Sept 15, 2007 (LBO) – Sri Lanka’s central bank has cut the economic growth forecast for 2007 to 7.0 percent from an earlier 7.5 percent, a report said days after the government’s statistics office released the latest growth numbers. Sri Lanka’s economic expansion slowed to 6.2 percent in the first half of 2007 from a high of 7.8 percent last year when the island was helped by tsunami aid and expansionary fiscal and monetary policy.
A report by Bloomberg, a business newswire, quoted Central Bank Governor Nivard Cabraal as saying that the economy, which is now expected to grow at 7.0 percent, was resilient.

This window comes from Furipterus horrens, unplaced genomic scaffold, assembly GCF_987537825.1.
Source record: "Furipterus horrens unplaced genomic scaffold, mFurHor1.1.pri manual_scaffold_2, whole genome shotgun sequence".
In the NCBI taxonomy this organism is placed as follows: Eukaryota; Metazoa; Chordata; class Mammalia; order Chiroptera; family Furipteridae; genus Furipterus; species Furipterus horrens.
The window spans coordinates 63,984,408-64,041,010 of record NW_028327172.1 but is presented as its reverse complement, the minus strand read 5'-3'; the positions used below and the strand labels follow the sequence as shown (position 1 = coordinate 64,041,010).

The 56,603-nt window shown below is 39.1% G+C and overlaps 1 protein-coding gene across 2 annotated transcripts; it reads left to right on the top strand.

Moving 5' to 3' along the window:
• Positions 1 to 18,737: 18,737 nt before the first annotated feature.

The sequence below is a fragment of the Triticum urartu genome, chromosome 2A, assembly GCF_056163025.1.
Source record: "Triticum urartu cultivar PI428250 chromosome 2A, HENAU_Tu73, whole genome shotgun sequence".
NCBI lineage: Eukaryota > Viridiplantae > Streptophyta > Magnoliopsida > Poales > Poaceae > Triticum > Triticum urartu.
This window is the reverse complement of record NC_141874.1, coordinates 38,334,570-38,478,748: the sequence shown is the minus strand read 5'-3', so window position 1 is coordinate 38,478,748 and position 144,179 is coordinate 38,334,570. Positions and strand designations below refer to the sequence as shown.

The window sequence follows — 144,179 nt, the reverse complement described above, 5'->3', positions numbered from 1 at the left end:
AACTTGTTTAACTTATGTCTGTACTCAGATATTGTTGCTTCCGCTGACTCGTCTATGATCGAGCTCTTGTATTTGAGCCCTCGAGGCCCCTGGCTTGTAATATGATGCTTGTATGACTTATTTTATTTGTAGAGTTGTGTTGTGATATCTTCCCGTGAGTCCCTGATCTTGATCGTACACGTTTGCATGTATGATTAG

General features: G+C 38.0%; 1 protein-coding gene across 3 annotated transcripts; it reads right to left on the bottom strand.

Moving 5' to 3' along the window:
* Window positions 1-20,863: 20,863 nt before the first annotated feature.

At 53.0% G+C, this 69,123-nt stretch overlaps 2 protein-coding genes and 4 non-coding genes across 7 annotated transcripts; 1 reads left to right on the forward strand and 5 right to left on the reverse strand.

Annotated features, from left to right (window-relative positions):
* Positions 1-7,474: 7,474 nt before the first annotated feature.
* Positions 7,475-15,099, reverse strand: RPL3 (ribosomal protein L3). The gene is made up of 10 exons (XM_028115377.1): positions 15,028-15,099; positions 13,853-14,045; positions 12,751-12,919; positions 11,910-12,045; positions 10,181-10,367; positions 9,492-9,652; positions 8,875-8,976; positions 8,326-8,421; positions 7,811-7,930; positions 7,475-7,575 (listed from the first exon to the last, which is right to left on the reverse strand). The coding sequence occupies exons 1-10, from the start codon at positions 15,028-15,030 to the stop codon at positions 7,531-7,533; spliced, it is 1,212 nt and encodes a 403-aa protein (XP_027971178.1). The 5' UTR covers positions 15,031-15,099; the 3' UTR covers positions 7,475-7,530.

“Any country which did not have any strife would have been happy with this growth,” Cabraal was quoted as saying in the Indian city of Mumbai Friday.
“We are resilient.”
In the first quarter of 2007, the island’s economy expanded by 6.1 percent and the central bank said at the time it had not revised its target, provoking widespread hilarity among economic analysts.
The downward revision comes with a second quarter growth registering 6.4 percent with the economy battered by a civil war and a runaway budget deficit that was pushing up interest rates.
Independent analysts expect growth to be under 7.0